... I am not going to stand here and wait.
I’m having a great time reading IN SHORT a collection of brief creative nonfiction.
This is very appealing as a lot is said in few words. I was especially taken with a
Tobias Wolff story called LAST SHOT. He is talking of an essay by George Orwell
called “How the Poor Die”. Wolff was reading on in good humor until he became
infuriated by the line, “It is a great thing to die in your own bed, though it is
better still to die in your boots.” Wolff was angered because he had lost a dear
friend to Viet Nam. Wolff goes on to lament those things his friend will never know
what it is like to have a child slip in beside him as he laid reading on a Sunday
My take is quite different. To me, dying in your boots has to do with old age. It
has to do with whether you let old age take over or whether you struggle against the
inevitable. I will be eighty-two come November 21, 2012. I had a stroke a few years
ago and was left for dead. I woke up after five days, much to everyone’s surprise.
My dear wife Catherine took care of me for the better part of a year. Through her
good grace, here I am.
I had pretty much resigned myself to the aftermath of stroke. I had to take frequent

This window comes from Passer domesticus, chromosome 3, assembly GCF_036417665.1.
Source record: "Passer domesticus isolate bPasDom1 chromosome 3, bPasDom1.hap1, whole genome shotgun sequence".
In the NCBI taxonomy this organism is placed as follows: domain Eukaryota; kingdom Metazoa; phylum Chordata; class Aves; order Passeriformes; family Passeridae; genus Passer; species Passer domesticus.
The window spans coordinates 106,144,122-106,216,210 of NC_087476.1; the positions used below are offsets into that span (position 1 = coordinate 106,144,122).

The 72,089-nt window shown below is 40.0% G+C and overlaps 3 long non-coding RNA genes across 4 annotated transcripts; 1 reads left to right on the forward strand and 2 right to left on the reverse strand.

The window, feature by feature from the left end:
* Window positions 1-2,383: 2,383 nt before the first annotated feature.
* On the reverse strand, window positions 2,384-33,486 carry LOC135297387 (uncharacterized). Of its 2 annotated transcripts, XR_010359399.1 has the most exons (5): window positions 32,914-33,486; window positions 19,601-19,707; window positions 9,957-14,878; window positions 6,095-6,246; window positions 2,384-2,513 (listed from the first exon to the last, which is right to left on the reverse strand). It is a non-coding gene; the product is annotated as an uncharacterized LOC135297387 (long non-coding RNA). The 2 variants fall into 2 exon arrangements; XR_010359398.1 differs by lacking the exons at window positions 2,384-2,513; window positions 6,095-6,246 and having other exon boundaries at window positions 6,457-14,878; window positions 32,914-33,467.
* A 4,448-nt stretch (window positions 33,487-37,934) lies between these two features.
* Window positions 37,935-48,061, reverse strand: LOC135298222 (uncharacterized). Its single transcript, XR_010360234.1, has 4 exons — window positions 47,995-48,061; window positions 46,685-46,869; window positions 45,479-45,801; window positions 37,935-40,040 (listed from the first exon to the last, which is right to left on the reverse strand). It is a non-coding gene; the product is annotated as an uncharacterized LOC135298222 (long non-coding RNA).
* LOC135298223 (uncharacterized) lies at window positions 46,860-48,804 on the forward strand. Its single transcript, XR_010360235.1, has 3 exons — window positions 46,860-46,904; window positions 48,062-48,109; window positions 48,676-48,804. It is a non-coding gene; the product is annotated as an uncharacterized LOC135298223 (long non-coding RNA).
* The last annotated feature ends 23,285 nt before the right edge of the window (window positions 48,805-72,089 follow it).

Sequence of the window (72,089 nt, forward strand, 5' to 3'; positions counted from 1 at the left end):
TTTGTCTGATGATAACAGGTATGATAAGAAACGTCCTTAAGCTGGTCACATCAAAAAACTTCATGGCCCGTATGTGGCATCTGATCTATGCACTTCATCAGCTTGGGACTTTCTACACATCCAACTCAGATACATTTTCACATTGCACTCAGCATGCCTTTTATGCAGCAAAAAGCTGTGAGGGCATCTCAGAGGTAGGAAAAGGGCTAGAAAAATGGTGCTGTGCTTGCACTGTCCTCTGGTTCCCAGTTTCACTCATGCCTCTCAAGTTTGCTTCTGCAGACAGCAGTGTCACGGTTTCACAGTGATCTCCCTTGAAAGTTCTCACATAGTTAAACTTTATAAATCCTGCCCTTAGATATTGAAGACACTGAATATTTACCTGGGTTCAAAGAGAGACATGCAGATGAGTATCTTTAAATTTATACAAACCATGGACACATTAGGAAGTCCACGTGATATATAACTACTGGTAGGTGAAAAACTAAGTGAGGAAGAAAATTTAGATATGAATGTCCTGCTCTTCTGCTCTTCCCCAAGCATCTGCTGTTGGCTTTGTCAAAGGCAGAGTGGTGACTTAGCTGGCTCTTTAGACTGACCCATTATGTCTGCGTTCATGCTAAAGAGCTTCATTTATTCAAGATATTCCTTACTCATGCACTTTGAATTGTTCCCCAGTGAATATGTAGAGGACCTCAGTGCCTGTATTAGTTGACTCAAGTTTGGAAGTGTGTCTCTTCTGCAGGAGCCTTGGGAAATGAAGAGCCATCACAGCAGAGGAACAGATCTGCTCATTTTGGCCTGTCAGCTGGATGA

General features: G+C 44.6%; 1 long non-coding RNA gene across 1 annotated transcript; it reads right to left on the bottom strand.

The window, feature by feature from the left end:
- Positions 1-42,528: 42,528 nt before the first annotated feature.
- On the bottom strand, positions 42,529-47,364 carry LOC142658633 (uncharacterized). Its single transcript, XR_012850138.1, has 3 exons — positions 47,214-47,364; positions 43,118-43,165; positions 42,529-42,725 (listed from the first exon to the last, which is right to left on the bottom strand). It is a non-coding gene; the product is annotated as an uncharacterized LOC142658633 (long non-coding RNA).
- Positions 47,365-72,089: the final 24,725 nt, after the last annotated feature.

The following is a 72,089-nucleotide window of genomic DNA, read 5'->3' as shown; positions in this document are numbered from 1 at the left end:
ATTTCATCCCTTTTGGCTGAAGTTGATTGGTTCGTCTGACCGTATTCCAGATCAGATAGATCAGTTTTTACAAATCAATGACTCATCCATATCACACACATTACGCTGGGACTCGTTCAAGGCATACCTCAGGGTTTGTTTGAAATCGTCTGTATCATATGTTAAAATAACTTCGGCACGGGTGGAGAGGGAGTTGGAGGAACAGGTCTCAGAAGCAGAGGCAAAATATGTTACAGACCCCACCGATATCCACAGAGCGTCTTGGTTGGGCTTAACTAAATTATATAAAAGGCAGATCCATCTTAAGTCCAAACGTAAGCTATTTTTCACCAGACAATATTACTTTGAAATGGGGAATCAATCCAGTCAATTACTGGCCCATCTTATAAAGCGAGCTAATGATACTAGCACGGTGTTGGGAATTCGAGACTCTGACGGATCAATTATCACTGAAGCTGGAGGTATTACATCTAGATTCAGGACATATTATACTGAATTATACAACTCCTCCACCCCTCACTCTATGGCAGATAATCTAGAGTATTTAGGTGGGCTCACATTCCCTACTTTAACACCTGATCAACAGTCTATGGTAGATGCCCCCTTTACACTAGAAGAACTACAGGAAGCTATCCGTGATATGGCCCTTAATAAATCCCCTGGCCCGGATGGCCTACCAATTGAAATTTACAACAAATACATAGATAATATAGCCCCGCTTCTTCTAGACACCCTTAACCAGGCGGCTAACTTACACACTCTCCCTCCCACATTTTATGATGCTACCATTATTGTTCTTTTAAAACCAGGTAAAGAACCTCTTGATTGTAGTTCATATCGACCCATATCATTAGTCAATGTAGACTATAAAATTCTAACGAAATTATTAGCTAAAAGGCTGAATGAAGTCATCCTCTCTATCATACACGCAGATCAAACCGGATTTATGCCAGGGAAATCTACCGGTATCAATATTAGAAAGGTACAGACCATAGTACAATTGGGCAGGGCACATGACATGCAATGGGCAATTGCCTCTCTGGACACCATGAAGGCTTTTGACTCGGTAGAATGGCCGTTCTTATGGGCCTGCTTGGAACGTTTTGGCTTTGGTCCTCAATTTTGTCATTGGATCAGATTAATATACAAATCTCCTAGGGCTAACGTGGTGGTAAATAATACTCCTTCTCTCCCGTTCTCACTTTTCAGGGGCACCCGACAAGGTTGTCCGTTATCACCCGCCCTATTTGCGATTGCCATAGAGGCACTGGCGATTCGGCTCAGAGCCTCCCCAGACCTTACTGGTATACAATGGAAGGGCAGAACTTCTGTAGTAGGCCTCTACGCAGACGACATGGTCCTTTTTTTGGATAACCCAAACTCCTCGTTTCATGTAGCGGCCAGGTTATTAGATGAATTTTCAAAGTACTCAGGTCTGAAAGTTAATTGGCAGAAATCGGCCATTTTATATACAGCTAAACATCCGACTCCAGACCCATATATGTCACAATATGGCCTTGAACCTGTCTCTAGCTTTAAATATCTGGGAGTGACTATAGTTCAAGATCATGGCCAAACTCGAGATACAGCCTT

naps, finding myself asleep with a book after lunch. There was a decrease in my
strength, mental and physical ability. Libido was a minus three. I thought, “That’s
what happens with stroke.”
There is a guy here in my building in the Melrose Tower Condo’s at 51 Melrose St.,
Bob Christensen, and he said I should play with his group at Mount Hood here in
Melrose. I was a 12 handicap at Bellevue Golf Club and, as my brother-in-law used to
say, “Golf is a way of life”. I truly loved golf and one day I decided to head to
Bob at Mount Hood.
This is the 10th hole at Mount Hood, a par 3.
Bob wanted to know what my handicap was and I said, “Maybe a thousand!” He laughed
and said he would start me off at three quota points. For those not familiar with
quota, if you get a par on a hole you get two points and for one over, a bogie, you
get one point. Should you be so fortunate to get one under, a birdie, is three
points. I have been going to Mount Hood for the past couple of years. I play nine
holes with about thirty or forty delightful gentlemen on Tuesday and Thursday.
Though my handicap of three points has not changed and probably will not. Still, I
am out in the fresh air and feel really alive for these few hours. I think I will
keep my boots on for a little longer.
August 3, 2012